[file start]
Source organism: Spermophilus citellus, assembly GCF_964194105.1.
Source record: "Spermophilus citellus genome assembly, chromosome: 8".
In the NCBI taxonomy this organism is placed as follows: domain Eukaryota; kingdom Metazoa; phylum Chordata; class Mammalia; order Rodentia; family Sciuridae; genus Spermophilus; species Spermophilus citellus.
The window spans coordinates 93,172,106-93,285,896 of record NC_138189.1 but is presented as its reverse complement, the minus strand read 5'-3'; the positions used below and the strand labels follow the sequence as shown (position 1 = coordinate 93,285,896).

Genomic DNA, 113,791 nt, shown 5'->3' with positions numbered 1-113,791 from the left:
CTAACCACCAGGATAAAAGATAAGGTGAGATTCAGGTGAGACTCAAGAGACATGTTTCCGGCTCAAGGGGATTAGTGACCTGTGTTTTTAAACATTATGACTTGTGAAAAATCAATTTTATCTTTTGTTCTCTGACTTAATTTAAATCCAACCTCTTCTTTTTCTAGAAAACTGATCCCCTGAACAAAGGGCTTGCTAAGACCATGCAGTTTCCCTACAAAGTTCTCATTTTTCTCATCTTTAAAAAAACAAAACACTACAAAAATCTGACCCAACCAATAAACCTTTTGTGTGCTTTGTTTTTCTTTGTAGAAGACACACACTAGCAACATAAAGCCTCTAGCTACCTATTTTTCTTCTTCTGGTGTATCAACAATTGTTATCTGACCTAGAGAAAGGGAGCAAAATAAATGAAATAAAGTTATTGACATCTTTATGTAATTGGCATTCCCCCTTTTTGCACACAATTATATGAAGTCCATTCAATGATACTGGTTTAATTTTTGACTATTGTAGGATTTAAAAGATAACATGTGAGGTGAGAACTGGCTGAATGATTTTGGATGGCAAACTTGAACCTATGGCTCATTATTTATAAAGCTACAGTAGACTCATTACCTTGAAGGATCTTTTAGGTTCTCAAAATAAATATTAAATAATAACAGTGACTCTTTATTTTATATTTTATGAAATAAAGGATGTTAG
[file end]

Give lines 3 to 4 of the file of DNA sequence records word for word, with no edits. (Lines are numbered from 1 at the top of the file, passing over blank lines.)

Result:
In the NCBI taxonomy this organism is placed as follows: domain Eukaryota; kingdom Metazoa; phylum Chordata; class Mammalia; order Rodentia; family Sciuridae; genus Spermophilus; species Spermophilus citellus.
The window spans coordinates 93,172,106-93,285,896 of record NC_138189.1 but is presented as its reverse complement, the minus strand read 5'-3'; the positions used below and the strand labels follow the sequence as shown (position 1 = coordinate 93,285,896).